American Council on Exercise by American Council on Exercise

Herbal supplements

Are you one of the many Americans who take herbal supplements in an effort to improve your health? If so, you may want to reconsider buying your next bottle. According to a recent study, many herbal products contain contaminants and fillers, and are not as effective as they claim to be.

The Scoop

Researchers from the University of Guelph in Ontario used DNA barcoding to test the authenticity of 44 popular herbal supplements sold by 12 different companies. They found that 59 percent of the products tested contained DNA barcodes from plant species not listed on the labels, and one-third of them contained contaminants or fillers—some of which pose serious health risks to consumers. The researchers concluded that most of the herbal supplements tested were of poor quality and contained product substitution, contamination and fillers, therefore diluting the effectiveness of these products.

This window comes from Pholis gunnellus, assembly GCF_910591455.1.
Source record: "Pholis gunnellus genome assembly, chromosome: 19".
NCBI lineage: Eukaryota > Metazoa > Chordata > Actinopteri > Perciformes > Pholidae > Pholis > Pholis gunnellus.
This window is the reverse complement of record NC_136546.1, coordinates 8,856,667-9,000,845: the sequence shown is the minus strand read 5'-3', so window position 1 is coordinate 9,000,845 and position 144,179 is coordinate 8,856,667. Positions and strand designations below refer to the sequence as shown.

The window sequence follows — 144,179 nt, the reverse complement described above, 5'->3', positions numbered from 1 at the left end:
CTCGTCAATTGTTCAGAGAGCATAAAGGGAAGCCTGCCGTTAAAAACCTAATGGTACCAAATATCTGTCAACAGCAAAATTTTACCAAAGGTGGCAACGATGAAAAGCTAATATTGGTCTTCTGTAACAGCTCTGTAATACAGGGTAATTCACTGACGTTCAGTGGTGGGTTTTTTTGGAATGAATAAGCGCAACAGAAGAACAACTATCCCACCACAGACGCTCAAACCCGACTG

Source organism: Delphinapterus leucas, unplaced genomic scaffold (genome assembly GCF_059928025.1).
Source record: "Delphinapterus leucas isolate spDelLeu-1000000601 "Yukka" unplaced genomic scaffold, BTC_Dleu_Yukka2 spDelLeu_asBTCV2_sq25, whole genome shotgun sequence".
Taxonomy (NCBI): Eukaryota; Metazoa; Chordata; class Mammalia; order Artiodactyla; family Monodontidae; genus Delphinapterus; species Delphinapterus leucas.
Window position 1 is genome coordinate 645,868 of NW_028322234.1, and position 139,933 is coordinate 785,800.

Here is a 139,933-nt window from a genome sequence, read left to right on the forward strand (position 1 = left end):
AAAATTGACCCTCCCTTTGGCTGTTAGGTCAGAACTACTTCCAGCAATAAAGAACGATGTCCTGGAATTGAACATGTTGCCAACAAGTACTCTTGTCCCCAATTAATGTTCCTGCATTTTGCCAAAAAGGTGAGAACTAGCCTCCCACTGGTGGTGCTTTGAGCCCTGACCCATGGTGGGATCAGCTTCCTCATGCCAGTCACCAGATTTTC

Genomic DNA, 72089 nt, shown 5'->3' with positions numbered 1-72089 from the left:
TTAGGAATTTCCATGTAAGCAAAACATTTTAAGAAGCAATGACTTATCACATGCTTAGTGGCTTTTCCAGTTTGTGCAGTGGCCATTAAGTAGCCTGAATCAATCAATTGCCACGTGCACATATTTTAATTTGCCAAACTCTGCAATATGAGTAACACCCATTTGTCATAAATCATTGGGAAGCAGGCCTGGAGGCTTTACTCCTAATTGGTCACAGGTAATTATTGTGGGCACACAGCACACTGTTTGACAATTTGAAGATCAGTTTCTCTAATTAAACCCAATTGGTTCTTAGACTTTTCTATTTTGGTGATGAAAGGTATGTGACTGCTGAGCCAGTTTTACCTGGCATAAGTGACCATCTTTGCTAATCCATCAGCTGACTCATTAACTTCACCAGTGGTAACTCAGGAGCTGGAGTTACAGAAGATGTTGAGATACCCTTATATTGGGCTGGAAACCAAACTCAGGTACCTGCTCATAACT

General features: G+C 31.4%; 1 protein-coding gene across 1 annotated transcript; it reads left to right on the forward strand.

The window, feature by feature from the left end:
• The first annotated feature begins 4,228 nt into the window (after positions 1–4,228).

What ACE Thinks

“At ACE, we suggest that consumers proceed with caution when choosing whether or not to take an herbal or vitamin supplement,” says ACE Healthcare Solutions Director Dr. Natalie Digate Muth. “These supplements are not tightly controlled by the FDA and there is no guarantee that you're getting what you think you're getting. In most cases, whole foods are the best sources of nutrients. People considering taking a supplement should consider talking about it with their physician or a registered dietitian to help them weigh the risks and benefits to make a fully informed decision. “

What It Means For You

The supplements you've been taking may not be what you think they are, so be aware. Reconsider whether any supplements you're taking are necessary, or if you might be better off choosing whole food sources. Also consider advocating for the FDA to more tightly regulate the supplement industry. 


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